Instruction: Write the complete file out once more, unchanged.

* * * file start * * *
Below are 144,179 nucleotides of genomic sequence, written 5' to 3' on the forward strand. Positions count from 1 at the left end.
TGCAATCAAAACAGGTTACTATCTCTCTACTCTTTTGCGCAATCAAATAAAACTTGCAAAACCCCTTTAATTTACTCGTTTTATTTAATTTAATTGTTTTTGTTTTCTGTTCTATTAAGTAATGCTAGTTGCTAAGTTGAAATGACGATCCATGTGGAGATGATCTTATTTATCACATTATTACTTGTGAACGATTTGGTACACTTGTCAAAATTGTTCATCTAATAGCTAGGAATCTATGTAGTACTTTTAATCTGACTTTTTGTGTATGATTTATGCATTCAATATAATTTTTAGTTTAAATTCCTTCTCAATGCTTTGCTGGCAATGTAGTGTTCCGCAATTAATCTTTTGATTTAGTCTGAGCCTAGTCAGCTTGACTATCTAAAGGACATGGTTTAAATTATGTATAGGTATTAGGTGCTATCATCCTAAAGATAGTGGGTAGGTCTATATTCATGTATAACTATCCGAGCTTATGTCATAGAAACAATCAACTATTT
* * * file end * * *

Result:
Below are 144,179 nucleotides of genomic sequence, written 5' to 3' on the forward strand. Positions count from 1 at the left end.
TGCAATCAAAACAGGTTACTATCTCTCTACTCTTTTGCGCAATCAAATAAAACTTGCAAAACCCCTTTAATTTACTCGTTTTATTTAATTTAATTGTTTTTGTTTTCTGTTCTATTAAGTAATGCTAGTTGCTAAGTTGAAATGACGATCCATGTGGAGATGATCTTATTTATCACATTATTACTTGTGAACGATTTGGTACACTTGTCAAAATTGTTCATCTAATAGCTAGGAATCTATGTAGTACTTTTAATCTGACTTTTTGTGTATGATTTATGCATTCAATATAATTTTTAGTTTAAATTCCTTCTCAATGCTTTGCTGGCAATGTAGTGTTCCGCAATTAATCTTTTGATTTAGTCTGAGCCTAGTCAGCTTGACTATCTAAAGGACATGGTTTAAATTATGTATAGGTATTAGGTGCTATCATCCTAAAGATAGTGGGTAGGTCTATATTCATGTATAACTATCCGAGCTTATGTCATAGAAACAATCAACTATTT